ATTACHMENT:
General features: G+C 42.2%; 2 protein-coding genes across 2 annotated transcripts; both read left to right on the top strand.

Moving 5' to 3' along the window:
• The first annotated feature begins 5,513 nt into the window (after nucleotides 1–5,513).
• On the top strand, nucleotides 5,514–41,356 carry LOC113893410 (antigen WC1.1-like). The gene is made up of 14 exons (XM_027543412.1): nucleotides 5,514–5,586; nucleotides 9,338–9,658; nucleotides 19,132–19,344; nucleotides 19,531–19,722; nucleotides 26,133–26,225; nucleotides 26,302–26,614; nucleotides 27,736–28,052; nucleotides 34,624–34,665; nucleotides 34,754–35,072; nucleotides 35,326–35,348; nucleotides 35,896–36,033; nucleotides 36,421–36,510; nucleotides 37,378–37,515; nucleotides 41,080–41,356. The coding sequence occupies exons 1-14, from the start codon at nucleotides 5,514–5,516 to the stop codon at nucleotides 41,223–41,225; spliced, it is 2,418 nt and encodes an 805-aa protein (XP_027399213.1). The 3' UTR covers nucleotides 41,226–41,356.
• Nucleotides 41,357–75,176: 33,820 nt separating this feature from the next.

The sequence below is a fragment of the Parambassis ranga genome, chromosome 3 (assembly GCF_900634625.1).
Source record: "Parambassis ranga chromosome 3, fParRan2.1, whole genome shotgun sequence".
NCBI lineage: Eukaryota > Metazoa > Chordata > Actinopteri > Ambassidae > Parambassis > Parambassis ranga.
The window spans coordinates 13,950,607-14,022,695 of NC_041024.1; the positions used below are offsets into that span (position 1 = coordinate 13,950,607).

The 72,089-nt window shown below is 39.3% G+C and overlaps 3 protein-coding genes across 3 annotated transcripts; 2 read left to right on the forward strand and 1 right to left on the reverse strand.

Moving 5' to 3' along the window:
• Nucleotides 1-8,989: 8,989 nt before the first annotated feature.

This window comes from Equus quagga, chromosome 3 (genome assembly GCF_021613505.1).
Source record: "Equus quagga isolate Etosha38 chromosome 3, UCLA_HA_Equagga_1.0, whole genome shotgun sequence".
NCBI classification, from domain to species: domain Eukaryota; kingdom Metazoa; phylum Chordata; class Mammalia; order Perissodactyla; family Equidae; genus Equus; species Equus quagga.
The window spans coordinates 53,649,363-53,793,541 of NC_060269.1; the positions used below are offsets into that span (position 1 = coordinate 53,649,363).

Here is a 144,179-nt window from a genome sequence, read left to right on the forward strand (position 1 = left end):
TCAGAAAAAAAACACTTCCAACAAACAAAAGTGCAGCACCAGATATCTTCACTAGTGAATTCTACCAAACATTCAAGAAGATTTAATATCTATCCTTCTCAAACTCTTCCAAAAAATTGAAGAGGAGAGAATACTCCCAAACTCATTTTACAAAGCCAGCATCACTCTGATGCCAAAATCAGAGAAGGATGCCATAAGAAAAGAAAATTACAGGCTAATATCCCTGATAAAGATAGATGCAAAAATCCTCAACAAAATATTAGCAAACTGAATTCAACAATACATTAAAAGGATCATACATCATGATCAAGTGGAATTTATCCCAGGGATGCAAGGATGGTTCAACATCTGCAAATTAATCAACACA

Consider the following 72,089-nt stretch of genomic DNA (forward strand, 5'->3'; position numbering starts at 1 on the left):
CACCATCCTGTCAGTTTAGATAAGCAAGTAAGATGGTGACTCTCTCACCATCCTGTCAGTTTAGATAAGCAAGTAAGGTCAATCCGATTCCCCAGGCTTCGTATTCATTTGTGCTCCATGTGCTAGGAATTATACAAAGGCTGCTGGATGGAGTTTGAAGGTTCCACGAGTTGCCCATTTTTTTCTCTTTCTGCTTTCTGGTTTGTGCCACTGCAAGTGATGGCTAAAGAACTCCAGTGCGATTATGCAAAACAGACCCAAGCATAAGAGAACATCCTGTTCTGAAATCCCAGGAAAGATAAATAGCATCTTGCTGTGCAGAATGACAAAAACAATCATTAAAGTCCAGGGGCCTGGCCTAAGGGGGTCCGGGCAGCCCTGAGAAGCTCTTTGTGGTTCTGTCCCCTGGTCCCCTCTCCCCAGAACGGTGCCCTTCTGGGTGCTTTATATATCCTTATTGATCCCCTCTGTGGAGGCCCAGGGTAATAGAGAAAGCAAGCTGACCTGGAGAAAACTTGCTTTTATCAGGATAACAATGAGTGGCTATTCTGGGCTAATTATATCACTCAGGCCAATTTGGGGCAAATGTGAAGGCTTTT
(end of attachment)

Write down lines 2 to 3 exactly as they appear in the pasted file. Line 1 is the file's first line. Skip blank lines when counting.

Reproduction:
Moving 5' to 3' along the window:
• The first annotated feature begins 5,513 nt into the window (after nucleotides 1–5,513).